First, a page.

John Ulrich might have called it payola, but prosecutors called it bribery. And evidence indicates they were right. On December 12, Ulrich, former vice president of the Great Neck (Long Island), N.Y.-based International Brotherhood of Teamsters Local 812 and a trustee of its health plan, pleaded guilty in Manhattan federal court to soliciting tens of thousands of dollars in bribes from an official with the plan’s third-party contractor in return for ensuring the union’s retention of the company. Ulrich had been indicted last February following a joint investigation by the FBI and the U.S. Labor Department’s Office of Labor-Management Standards, Office of Inspector General, and Employee Benefits Security Administration. Sentencing is set for April 23.
Teamsters Local 812 represents more than 3,000 soft drink and brewery production, bottling, delivery and auxiliary workers in the New York City metropolitan area. It also has a health benefit plan lucrative enough to attract management consultants. According to federal prosecutors, John Ulrich, now 48, a resident of Newburgh, N.Y., sometime in or about 2013 began soliciting bribes from an executive of the plan’s third-party administrator (“TPA-1”), a person identified in charging documents as “Executive-1.” Preceding these solicitations, plan trustees had sent out a request for proposals for a new administrator. Fearing the loss of its contract, TPA-1 let Ulrich know of its dissatisfaction. Ulrich responded by vowing to use his clout with the union to ensure TPA-1 would remain as administrator, but with the caveat that the company must make payments in the sum of $5,000 per quarter. In or about 2014, Ulrich raised this sum, claiming it was necessary to help a fellow trustee, and would solicit additional payments starting in or about September 2015.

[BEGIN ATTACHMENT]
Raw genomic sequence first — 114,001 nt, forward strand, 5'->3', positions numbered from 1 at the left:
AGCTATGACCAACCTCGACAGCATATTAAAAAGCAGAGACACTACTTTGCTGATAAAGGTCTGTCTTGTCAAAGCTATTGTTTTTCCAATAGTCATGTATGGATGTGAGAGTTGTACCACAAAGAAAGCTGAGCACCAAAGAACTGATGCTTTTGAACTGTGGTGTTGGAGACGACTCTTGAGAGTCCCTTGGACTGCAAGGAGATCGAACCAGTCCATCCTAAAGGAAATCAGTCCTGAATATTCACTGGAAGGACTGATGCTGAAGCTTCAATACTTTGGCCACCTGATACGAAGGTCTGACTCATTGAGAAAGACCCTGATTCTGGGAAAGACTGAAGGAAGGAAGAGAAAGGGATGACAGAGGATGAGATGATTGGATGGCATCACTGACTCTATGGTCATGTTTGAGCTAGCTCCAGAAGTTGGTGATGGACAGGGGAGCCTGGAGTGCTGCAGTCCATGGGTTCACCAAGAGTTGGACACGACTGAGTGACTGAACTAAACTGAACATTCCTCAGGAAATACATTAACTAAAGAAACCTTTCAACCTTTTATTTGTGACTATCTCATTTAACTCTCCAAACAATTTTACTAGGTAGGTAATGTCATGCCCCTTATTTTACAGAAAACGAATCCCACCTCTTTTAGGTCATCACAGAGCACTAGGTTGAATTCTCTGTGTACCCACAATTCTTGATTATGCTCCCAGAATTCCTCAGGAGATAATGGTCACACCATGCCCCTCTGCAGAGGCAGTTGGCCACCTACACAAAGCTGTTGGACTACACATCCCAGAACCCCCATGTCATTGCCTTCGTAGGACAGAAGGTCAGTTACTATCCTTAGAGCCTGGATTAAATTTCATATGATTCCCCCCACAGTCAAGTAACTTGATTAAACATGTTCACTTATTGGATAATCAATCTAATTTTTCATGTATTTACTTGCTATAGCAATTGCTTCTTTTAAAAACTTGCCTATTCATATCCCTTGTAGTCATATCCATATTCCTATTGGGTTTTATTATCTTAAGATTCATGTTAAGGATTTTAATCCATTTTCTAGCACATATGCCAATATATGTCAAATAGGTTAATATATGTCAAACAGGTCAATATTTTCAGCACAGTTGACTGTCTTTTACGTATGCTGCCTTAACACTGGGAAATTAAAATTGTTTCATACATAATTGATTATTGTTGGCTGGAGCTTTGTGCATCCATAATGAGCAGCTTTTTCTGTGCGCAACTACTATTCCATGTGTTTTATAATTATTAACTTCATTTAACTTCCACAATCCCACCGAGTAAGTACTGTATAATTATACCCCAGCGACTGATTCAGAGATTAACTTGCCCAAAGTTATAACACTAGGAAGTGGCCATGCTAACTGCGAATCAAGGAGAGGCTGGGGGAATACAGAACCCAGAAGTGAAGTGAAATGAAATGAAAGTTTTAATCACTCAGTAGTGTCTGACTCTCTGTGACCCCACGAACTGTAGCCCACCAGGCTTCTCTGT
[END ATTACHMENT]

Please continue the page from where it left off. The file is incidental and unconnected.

Unfortunately for Ulrich, the board of trustees had grown suspicious that favors were for sale. These concerns came to head in February 2016 during a special board meeting at which trustees, having reviewed accusations that Ulrich had blocked competitive bidding, voted to remove him as both union vice president and health plan trustee. The union then notified federal authorities and requested a full investigation. This led to a four-count indictment of Ulrich in February 2019 and his guilty plea 10 months later. Immediately following the plea, U.S. Attorney Geoffrey Berman remarked: “As he admitted in court today, John Ulrich betrayed the trust of the Union members who elected him in order to line his pockets with bribe money. This Office is committed to prosecuting corrupt union officials who abuse their positions of trust for their own financial benefit.” A civil suit filed by Ulrich against Teamsters Local 812 and related parties remains active, but at this point it is difficult to imagine him prevailing.